Carlos Ghosn reportedly began his escape from Japan on a bullet train. Here’s the history of the country’s iconic high-speed railway.

The iconic image of majestic bullet train blasting past the snowcapped peaks of Mount Fuji has become a symbol of Japan’s growth into an economic and technological juggernaut.

Over the past half-century, the Bullet Train has become inextricably linked with the nation and the people it has served. Since its debut in 1964, the Shinkansen has grown from a single line connecting Tokyo and Osaka to lines linking all parts of the country. These days, the BBC reports that one bullet train leaves Tokyo for Osaka every 3 minutes.

But as of late, the bullet train has recently landed on the news for a totally different reason – ousted Nissan CEO Carlos Ghosn reportedly fled Japan using the train, which he snuck on.

Read more: Ousted Nissan exec Carlos Ghosn just fled to Lebanon while awaiting trial in Japan

Here’s a history of Japan’s bullet train:

Benjamin Zhang wrote an earlier version of this story.


The first bullet train trip left Tokyo for Osaka at 6:00 AM on the morning of October 1, 1964…


On its way to Osaka, the train zoomed past Mount Fuji. Four and a half hours later, the Shinkansen arrived at its destination.


Today, the newest bullet trains can make the trip in just two and a half hours…

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Getty/Kyodo News / Contributor

…and the extensive Shinkansen network — operated by Japan Railways — has reached the far corners of the country.

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Central Japan Railway

The Shinkansen’s record for reliability and safety is impeccable, and accidents are an extreme rarity.


One of the secrets to the Shinkansen’s success is its innovative propulsion design.


Instead of having a locomotive pull or push the train along engineers placed electric drive motors in each of the train’s cars.


This allowed for more uniform performance characteristics.


Over the years, the Bullet Train has been popular with celebrities and dignitaries. Everyone from Arnold Schwarzenegger…

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Reuters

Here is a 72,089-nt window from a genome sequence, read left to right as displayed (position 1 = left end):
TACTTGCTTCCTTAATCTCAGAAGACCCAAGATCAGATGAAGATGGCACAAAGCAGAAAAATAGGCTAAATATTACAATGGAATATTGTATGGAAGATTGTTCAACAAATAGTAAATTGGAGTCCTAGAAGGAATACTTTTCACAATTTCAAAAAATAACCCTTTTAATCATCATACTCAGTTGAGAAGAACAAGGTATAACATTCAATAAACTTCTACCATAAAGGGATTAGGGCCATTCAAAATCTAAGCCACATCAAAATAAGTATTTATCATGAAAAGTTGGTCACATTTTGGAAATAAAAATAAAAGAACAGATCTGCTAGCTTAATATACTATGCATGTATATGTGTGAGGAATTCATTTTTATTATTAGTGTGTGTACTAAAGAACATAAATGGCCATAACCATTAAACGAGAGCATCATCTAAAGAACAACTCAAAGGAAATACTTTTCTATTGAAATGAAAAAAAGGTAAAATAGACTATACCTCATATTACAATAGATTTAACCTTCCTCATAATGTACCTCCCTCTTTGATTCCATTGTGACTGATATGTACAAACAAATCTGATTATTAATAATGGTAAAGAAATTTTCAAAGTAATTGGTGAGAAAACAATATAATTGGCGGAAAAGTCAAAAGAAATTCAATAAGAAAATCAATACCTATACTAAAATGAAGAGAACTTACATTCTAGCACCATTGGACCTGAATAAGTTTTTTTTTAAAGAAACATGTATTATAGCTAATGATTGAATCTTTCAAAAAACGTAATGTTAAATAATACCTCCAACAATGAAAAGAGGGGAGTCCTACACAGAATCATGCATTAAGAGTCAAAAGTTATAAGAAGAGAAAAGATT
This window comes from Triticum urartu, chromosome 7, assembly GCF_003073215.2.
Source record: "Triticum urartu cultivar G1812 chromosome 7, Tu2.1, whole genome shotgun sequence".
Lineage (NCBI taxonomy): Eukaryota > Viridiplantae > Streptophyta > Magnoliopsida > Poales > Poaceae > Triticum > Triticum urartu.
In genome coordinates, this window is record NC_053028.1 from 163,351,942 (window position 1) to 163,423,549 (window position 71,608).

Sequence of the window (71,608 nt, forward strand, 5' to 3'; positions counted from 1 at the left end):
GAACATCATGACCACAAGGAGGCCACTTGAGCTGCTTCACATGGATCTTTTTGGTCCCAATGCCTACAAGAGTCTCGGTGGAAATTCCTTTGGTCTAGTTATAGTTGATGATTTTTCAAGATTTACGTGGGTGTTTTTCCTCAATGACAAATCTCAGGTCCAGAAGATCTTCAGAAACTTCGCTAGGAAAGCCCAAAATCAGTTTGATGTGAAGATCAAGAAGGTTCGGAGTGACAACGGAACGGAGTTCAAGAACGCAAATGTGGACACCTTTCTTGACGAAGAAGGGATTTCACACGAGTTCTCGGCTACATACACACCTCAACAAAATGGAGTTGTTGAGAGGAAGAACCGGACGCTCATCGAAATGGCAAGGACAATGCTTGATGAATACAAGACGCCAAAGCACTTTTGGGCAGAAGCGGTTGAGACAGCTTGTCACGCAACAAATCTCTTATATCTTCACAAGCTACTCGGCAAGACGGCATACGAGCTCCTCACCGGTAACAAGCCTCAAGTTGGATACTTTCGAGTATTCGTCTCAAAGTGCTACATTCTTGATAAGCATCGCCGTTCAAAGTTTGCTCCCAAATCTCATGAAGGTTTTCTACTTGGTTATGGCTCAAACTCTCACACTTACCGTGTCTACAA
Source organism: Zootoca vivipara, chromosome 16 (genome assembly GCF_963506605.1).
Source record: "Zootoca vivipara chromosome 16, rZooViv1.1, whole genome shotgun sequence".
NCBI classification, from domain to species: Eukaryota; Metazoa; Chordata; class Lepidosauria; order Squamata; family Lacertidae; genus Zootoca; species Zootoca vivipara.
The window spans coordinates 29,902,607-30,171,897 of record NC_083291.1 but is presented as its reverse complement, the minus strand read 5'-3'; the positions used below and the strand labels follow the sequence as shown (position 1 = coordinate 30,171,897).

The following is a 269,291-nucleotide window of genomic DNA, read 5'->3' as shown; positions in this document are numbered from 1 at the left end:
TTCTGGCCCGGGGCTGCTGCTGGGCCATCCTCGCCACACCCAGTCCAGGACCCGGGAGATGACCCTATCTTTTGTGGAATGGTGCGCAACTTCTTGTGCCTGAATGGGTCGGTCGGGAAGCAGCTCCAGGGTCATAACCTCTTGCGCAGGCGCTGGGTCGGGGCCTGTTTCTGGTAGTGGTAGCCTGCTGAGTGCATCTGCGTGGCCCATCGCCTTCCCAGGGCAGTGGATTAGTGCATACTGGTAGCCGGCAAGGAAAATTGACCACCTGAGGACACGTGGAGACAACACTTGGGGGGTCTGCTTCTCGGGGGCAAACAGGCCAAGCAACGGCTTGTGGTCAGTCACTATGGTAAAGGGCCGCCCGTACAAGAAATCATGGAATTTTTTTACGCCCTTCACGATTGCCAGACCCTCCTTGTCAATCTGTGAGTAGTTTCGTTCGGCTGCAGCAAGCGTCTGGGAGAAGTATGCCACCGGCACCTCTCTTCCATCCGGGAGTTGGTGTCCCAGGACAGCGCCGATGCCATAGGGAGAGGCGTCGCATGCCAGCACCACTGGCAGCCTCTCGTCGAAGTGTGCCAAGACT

…to the King and Queen of Sweden have hopped on the Shinkansen.

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Swedish King Carl XVI. Gustaf and Queen Silvia get into a Shinkansen bullet train at Tokyo station.
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REUTERS/Masaharu Hatano

German Chancellor Angela Merkel went for a ride.


Tom Cruise traveled by bullet train during a press tour for the “Mission Impossible” series.


Naturally, he got mobbed by fans.


Former First Lady Rosalynn Carter and daughter Amy rode with the conductor.


While the late Senator Ted Kennedy…


…and astronaut/former Senator John Glenn chose to ride in the passenger compartment.


The original and most iconic of the bullet trains was the ‘0 Series.’

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Getty/AFP/STR/Contributor

Incredibly, the 0 Series remained in service from 1964 until 2008.

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Getty/ Kyodo News / Contributor

The cockpit of the original bullet train was simple but effective.


The oldest bullet trains had a top speed of 130 mph…


…today’s fastest bullet train, called the ‘Hayabusa,’ has a maximum operating speed of 199 mph.

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REUTERS/Kyodo Kyodo

After the 0 Series came the 100 Series in the 1980s.

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Getty/Kyodo News/Contributor

Other highlights include the menacing 300 Series…

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Wikimedia/toshinori baba

…the sleek 400 Series…

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Wikimedia/Sui-setz

…the fighter-jet-like 500 Series…

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Getty/Manabu Takahashi/Contributor

…the duck-bill 700 Series…


…and the N700 Series.

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Getty/Manabu Takahashi/Contributor

Japanese Shinkansen technology has been a popular export in recent years.


Modern high-speed trains in China like this CRH2…

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Getty/AFP/MARK RALSTON

…and Taiwan’s 700T are based on bullet train technology.